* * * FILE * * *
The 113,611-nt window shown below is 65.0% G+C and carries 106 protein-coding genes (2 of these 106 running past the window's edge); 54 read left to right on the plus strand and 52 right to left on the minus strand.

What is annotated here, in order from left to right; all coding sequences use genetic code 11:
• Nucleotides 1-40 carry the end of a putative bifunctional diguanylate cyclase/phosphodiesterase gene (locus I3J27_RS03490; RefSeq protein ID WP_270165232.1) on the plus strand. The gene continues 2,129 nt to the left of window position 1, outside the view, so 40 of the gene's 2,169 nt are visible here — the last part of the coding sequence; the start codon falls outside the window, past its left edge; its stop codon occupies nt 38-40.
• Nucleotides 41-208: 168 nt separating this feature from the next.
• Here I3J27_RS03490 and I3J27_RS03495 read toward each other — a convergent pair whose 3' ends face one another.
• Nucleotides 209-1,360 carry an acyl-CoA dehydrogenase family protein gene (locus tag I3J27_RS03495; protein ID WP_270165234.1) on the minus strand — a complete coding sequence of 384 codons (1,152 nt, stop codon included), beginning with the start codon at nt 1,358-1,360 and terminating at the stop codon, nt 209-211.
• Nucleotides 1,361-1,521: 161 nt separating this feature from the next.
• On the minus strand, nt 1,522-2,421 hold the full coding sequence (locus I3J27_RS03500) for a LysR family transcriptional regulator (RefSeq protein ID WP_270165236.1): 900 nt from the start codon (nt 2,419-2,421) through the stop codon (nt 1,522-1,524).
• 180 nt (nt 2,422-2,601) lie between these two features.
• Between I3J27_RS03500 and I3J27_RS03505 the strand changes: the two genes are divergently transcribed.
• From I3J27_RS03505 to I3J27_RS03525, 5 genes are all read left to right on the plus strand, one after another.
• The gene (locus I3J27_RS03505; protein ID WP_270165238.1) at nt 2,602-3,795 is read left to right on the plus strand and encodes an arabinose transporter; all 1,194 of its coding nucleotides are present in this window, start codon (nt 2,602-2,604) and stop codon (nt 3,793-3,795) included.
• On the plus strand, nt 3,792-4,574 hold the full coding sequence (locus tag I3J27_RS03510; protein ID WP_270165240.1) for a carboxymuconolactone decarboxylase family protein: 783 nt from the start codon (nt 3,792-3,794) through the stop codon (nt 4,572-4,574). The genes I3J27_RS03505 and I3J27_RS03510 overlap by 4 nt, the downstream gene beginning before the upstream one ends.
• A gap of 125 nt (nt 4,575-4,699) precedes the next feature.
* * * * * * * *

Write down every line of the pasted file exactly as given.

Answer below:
The 113,611-nt window shown below is 65.0% G+C and carries 106 protein-coding genes (2 of these 106 running past the window's edge); 54 read left to right on the plus strand and 52 right to left on the minus strand.

What is annotated here, in order from left to right; all coding sequences use genetic code 11:
• Nucleotides 1-40 carry the end of a putative bifunctional diguanylate cyclase/phosphodiesterase gene (locus I3J27_RS03490; RefSeq protein ID WP_270165232.1) on the plus strand. The gene continues 2,129 nt to the left of window position 1, outside the view, so 40 of the gene's 2,169 nt are visible here — the last part of the coding sequence; the start codon falls outside the window, past its left edge; its stop codon occupies nt 38-40.
• Nucleotides 41-208: 168 nt separating this feature from the next.
• Here I3J27_RS03490 and I3J27_RS03495 read toward each other — a convergent pair whose 3' ends face one another.
• Nucleotides 209-1,360 carry an acyl-CoA dehydrogenase family protein gene (locus tag I3J27_RS03495; protein ID WP_270165234.1) on the minus strand — a complete coding sequence of 384 codons (1,152 nt, stop codon included), beginning with the start codon at nt 1,358-1,360 and terminating at the stop codon, nt 209-211.
• Nucleotides 1,361-1,521: 161 nt separating this feature from the next.
• On the minus strand, nt 1,522-2,421 hold the full coding sequence (locus I3J27_RS03500) for a LysR family transcriptional regulator (RefSeq protein ID WP_270165236.1): 900 nt from the start codon (nt 2,419-2,421) through the stop codon (nt 1,522-1,524).
• 180 nt (nt 2,422-2,601) lie between these two features.
• Between I3J27_RS03500 and I3J27_RS03505 the strand changes: the two genes are divergently transcribed.
• From I3J27_RS03505 to I3J27_RS03525, 5 genes are all read left to right on the plus strand, one after another.
• The gene (locus I3J27_RS03505; protein ID WP_270165238.1) at nt 2,602-3,795 is read left to right on the plus strand and encodes an arabinose transporter; all 1,194 of its coding nucleotides are present in this window, start codon (nt 2,602-2,604) and stop codon (nt 3,793-3,795) included.
• On the plus strand, nt 3,792-4,574 hold the full coding sequence (locus tag I3J27_RS03510; protein ID WP_270165240.1) for a carboxymuconolactone decarboxylase family protein: 783 nt from the start codon (nt 3,792-3,794) through the stop codon (nt 4,572-4,574). The genes I3J27_RS03505 and I3J27_RS03510 overlap by 4 nt, the downstream gene beginning before the upstream one ends.
• A gap of 125 nt (nt 4,575-4,699) precedes the next feature.